There are things you cannot know without suffering. So writes John Piper in his foreword to How to Stay Christian in Seminary.
This is true, and yet those are the very things pastors must know, in some sense, as they seek to shepherd their people. Seminary is a place to be instructed and equipped, even though the vital experiences can’t all be simulated. Pastors must understand pain, even when they can’t understand every pain from the inside.
This is why us non-seminarians should care about and pray for those in ministry training and their places of study and professors. Someday soon, these seminarians will be our pastors.
The Kind of Pastors We Need
On the other side of seminary training, we need a shepherd not mainly with a big head stocked with endless knowledge about this and that, but a pastor with a big heart, especially for the suffering. Here are three characteristics that we need in our pastors:
1. We need pastors who love and trust God more than their academic credentials.
As David Mathis and Jonathan Parnell point out in How to Stay Christian, the intellectual activities of seminary can turn a heart away from intimacy with God if academic achievement becomes more important than knowing God. Much of the great learning is going to be inadequate as he walks into that hospital room where a young couple has learned their newborn baby has lifelong disabilities. Sure, that dad might once have been impressed at the ability to read a passage in the original Greek, but in that moment he’ll need to know if his pastor trusts the God he has preached from Scripture. And if pastors neglect these affections for God in ministry training, they won’t just magically appear after the degree is finished.
2. We need pastors who spot the wolves, and remove them.
Suffering people want answers. We are vulnerable to wolves who come in with clever words and enticing ways to think about God that remove his glorious sovereignty and explain away the circumstances in our lives. Pastors are called to help us see the wolves and protect us from them.
And that requires pastors-in-training to spend time in seminary giving it their intellectual best. Like the bank teller who can sense a counterfeit bill because he spends so much time with real currency, a pastor is trained to see the lies disguised in soft language. God himself and his truth are so much more beautiful and desirable than the cleverest arguments contrary to God’s word. As Calvin says of the theologian, so it goes for the pastor, “[His duty] is not to tickle the ear, but confirm the conscience, by teaching what is true, certain, and useful” (Institutes I, xiv, 4).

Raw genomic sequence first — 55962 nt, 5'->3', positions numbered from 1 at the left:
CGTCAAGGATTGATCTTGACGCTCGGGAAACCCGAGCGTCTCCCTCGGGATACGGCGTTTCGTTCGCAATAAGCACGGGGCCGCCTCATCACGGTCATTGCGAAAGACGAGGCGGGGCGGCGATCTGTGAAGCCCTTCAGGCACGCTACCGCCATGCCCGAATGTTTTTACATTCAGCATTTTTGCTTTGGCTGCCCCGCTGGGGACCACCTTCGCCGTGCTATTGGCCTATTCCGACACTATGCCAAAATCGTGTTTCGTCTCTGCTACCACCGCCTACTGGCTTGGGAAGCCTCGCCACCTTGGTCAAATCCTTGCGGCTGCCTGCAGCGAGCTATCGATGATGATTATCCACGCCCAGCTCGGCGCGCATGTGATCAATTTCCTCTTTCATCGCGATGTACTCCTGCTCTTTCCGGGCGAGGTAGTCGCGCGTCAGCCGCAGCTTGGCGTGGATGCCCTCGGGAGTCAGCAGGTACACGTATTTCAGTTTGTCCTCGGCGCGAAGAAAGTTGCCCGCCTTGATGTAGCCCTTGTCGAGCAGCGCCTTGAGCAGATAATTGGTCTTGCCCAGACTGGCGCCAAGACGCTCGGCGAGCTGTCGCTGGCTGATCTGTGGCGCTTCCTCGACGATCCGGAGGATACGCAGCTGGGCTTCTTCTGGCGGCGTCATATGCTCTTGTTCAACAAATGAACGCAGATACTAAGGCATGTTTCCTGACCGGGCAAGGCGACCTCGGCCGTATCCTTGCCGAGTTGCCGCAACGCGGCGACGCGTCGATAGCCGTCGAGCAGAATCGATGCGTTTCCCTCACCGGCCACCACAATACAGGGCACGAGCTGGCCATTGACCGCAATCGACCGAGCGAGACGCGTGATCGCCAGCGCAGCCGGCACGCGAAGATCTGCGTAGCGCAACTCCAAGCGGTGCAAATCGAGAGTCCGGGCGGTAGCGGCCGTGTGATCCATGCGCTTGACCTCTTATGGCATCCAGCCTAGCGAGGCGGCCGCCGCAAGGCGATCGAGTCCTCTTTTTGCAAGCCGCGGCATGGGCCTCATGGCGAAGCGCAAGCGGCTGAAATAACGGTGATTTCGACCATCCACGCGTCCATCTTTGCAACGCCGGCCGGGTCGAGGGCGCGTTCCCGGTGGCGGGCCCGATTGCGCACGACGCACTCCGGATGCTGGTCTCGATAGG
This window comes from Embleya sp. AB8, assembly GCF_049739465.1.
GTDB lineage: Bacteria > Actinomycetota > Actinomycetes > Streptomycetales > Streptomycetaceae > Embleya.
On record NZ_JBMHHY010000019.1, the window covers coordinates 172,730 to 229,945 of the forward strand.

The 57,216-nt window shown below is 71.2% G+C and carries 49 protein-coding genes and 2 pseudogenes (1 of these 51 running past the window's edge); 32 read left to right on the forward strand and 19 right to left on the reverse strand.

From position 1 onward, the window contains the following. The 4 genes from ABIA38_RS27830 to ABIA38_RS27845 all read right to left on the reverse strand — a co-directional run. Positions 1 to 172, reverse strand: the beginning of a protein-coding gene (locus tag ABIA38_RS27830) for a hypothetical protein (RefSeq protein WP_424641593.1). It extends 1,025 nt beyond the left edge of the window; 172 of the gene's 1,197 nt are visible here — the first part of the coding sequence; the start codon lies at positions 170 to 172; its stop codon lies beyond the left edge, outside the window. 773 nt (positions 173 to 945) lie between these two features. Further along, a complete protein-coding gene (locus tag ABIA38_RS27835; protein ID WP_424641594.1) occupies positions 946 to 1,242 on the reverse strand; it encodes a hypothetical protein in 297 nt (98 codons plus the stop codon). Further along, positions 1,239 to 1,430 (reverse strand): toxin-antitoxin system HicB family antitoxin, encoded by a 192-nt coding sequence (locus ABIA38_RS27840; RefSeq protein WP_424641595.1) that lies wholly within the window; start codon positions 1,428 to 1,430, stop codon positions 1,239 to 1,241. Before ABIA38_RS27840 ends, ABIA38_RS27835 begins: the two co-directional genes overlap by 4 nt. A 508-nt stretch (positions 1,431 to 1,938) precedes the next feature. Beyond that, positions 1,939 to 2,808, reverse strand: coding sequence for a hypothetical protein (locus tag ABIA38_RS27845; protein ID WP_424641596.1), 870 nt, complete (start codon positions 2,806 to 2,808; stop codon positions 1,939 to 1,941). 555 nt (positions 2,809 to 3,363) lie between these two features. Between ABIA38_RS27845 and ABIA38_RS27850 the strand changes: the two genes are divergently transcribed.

As Parnell writes in his opening chapter,
The great foundation and goal of the universe is the glory of God. The foundation and goal of your studies and ministry should be no different. More than anything else, energized by grace, you want our triune God to be high and lifted up. (25)
Wolves masquerade as shepherds, and they will even try to infiltrate seminaries. Pastors-in-training must prepare themselves in seminary to fight the wolves and to help us to hear and love the voice of the Great Shepherd.
3. We need pastors to show us that they are glad to be saved!
Suffering can rob hope. I want — need — to live with hope. Pastors who are happy and filled up with hope in Jesus will be evident to those like me. Pastors with hope help their people find happiness by pointing them to the Author of their hope.
We need pastors who are like John Newton. Newton was influential and accomplished, but he never got over what God had done for him:
His influence grew wide and deep, but for him it all came back to grace — amazing grace. God had saved him. He was a miracle. He knew that whatever good would come from his life, it was because of God’s greatness, not his. (51)
Dear seminarian, live right now with wonder at how God took you as a dead man and gave you life! Let your weakness in fighting sin, loving your wife, and studying the Scriptures serve to make God look even bigger and stronger. Seminary can provide you good practice at being weak when everything in you is tempting you to appear strong and smart before your colleagues and your faculty.
Pray for Tomorrow’s Leaders
Join me in praying for those in seminary and the faculty who lead them, that they would not lose the affections for God that first made them consider pursuing a theological education. Seminary isn’t just about seminarians as they prepare for leadership. It’s also about how those of us in the pews will one day be shepherded. We want men to whom we can respond in faith:
Obey your leaders and submit to them, for they are keeping watch over your souls, as those who will have to give an account. Let them do this with joy and not with groaning, for that would be of no advantage to you. (Hebrews 13:17)